Dollar Broadly Higher as Investors Seek Clarity on Brexit Mess and U.S.-Sino Trade Talks

March 14, 2019

British MPs last night defeated a motion for allowing the U.K. to leave the EU without any Brexit deal by a vote of 321-278. Today’s vote will be a motion to extend the Article 50 deadline beyond March 29th. Prime Minister May aims to hold another vote within the week on her Brexit deal.

A summit between Xi and Trump has yet again been pushed back, this time into April although no precise date has been selected. Each side wants to claim a deal but is continuing to play a game of chicken rather than give in on the more contentious issues.

The dollar strengthened overnight by 0.8% against sterling, 0.5% relative to the Aussie dollar and kiwi, 0.4% versus the yen, 0.3% vis-a-vis the euro and yuan, 0.2% against the loonie and 0.1% versus the Swiss franc.

The 10-year British gilt yield rose 3 basis points, and its U.S. and German counterparts are a basis point firmer.

Gold fell back 0.9% and to below $1300 per ounce. WTI oil slid 0.3% but his hanging onto a $58 per barrel handle.

Released Chinese data for January-February show a slowing economy that is increasingly being felt in the labor market, where the jobless rate, a 2-year high of 5.3%, is 0.4 percentage points above its end-2018 level. Industrial production growth from a year earlier was also 0.4 percentage point less than in December and at a new 17-year low. Retail sales, which climbed 9.0% in 2018, only posted an 8.2% on-year advance in the first two months of 2019. Fixed asset investment, however, managed a 6.1% on-year increase in January-February compared to 5.9% last year. Another bright spot was in property investment, whose on-year growth accelerated to 11.6% in January-February from 9.5% last year.

Higher fuel prices caused Indian wholesale price inflation to rebound 0.2 percentage points to 2.93% in February, but such remained well down from 3.8% at end-2018.

German consumer price inflation in February was 1.5% according to revised figures. That’s 0.1 percentage point above January’s reading but down from a recent high of 2.3% last October. Core inflation was at a mere 1.4% last month.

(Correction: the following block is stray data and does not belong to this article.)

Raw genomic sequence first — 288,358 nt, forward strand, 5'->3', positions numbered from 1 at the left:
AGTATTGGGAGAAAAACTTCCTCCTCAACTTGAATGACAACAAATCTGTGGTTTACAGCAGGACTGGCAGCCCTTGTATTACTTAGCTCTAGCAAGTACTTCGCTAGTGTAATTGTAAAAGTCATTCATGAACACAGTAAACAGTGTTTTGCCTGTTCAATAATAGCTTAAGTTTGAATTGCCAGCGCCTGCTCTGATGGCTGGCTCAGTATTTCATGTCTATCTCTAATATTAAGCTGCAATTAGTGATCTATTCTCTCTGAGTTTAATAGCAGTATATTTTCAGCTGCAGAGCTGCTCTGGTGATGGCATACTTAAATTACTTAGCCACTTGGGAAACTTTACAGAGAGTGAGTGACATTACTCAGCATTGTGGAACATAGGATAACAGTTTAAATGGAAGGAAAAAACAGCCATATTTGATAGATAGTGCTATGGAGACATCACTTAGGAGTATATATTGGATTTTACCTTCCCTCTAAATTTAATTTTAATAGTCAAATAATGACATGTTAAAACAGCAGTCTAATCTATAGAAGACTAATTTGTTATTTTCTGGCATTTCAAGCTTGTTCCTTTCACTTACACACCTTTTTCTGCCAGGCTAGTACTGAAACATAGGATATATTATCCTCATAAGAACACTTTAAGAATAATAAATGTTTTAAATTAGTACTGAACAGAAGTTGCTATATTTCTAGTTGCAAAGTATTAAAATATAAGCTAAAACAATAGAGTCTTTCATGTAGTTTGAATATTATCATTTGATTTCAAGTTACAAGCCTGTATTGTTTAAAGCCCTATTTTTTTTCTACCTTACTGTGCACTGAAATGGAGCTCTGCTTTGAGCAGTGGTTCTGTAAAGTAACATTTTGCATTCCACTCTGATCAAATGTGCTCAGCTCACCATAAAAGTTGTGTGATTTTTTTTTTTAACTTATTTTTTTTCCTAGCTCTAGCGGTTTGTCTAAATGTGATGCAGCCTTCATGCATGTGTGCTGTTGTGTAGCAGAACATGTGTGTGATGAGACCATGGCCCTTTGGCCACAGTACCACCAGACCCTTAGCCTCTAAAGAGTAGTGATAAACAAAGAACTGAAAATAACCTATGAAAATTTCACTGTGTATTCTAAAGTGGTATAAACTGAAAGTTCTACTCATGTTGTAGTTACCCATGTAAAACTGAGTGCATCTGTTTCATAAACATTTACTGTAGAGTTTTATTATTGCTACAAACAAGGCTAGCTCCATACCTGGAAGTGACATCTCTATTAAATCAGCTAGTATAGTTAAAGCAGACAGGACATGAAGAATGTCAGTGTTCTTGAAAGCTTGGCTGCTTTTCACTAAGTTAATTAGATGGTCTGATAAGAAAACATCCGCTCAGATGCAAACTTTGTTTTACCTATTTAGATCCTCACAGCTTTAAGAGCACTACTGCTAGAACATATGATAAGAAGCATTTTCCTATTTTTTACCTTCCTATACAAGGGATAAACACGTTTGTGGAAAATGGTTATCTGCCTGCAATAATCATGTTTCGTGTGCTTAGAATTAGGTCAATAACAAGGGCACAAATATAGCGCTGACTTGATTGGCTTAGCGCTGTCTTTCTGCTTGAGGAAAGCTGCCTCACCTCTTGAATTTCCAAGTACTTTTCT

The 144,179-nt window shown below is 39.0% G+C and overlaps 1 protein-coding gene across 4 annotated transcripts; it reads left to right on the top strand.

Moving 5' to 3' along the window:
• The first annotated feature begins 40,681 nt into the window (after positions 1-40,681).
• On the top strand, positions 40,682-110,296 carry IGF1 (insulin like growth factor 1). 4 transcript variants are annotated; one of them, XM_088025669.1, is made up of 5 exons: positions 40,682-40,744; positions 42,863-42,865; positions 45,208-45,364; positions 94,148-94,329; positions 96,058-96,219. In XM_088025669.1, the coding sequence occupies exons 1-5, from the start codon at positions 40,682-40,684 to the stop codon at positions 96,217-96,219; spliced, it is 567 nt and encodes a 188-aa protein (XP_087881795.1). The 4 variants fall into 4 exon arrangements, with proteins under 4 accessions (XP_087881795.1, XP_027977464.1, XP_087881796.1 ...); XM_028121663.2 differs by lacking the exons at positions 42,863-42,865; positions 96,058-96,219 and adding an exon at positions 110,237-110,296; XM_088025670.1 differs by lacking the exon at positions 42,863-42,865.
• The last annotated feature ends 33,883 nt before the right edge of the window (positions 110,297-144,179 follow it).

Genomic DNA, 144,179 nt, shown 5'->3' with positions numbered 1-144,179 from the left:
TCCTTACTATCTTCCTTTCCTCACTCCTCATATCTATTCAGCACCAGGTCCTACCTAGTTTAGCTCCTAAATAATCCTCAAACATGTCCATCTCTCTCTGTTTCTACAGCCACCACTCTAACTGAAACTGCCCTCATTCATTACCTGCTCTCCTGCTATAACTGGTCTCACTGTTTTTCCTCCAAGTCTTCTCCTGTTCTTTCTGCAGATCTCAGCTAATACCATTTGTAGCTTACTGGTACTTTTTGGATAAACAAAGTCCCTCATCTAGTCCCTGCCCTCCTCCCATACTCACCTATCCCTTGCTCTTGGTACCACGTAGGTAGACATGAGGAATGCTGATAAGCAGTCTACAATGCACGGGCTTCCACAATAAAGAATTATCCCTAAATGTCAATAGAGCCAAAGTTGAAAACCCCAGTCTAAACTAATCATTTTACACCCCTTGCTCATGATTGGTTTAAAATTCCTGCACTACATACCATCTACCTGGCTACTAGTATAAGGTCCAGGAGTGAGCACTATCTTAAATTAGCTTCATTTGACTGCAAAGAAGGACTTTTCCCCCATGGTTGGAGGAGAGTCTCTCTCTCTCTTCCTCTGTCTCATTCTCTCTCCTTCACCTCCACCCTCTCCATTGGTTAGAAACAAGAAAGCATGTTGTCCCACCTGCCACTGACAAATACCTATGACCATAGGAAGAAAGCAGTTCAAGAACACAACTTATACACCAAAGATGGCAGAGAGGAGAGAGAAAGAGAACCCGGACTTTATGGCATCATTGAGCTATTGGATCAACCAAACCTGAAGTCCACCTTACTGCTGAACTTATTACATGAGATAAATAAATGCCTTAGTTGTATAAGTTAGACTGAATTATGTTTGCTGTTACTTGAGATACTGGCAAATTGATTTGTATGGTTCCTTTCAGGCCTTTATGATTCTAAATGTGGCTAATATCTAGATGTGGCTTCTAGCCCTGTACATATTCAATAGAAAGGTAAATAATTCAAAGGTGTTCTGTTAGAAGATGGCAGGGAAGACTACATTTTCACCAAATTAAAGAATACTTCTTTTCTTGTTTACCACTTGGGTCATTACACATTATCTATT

French CPI inflation likewise picked up to 1.3% in February from 1.2% in January but was likewise still well below 2.2% back in October.

Switzerland’s combined PPI and import price index recorded a deeper 0.7% 12-month rate of decline in February. Domestic producer prices dropped 0.6%. The Swiss government’s quarterly macroeconomic forecast revised projected CPI inflation this year down 0.1 percentage point to 0.4% due to a 0.4 percentage point downward reduction of projected economic growth ot 1.1%. Officials look from GDP to rise 1.7% in 2020 but consumer prices to increase just 0.6% that year.

Finnish CPI inflation increased 0.2 percentage points ppt to 1.3% last month, but Irish consumer price inflation ticked down 0.1 ppt to 0.6%. Irish GDP grew much more slowly last quarter. A 0.1% increase was associated with on-year growth of 3.0%, down from 5.4% in 3Q and 6.5% in the final quarter of 2018.

In the year through January, industrial production rose 0.3% in South Africa and 3.2% in Malaysia but plummeted 7.3% in Turkey. Industrial output in Hong Kong was 1.3% greater in the final quarter of 2018 than in 4Q17.

Swedish unemployment was 6.6% last month, up from 6.5% in January and 6.3% in February 2018.

The National Bank of Ukraine, which lifted its key policy rate progressively from 12.5% prior to October 2017 to 18.0% after a 50-basis point hike in September 2018, retained an 18% interest rate following the latest monetary policy review. A tight stance is still needed to reduce inflation to a target of 5% next year, according to a released statement. To be sure, inflation, both actual and expected, has lately been receding but remains almost 4 percentage points above target. The statement goes on to hint of a possible easing should inflation reduction continue.

Although leaving the key policy rate unchanged, the NBU Board said that it could cut it in the future. How soon the NBU will adopt an easing cycle will depend on how steadily risks of inflation decrease and inflation expectations improve. Looking ahead, any changes to the key policy rate will be based on the NBU’s updated macroeconomic forecast that will be published in April.

U.S. import prices rose 0.6% on month in February, reflecting a 4.9% jump in fuel costs while all other import prices collectively held unchanged. The 12-month change in import prices stayed negative at -1.3% versus a 16.0% on-year increase recorded in February 2018. Export prices also rose 0.6% last month, resulting in a 0.3% on-year uptick.

U.S. jobless insurance claims rose 6K last week to 229K and averaged 223-3/4K over the past four weeks. Claims haven’t return to the very depressed levels seen before the government shutdown but historically remain low. Still to come: the National Home Builders Association U.S. housing index.

Copyright 2019, Larry Greenberg. All rights reserved. No secondary distribution without express permission.

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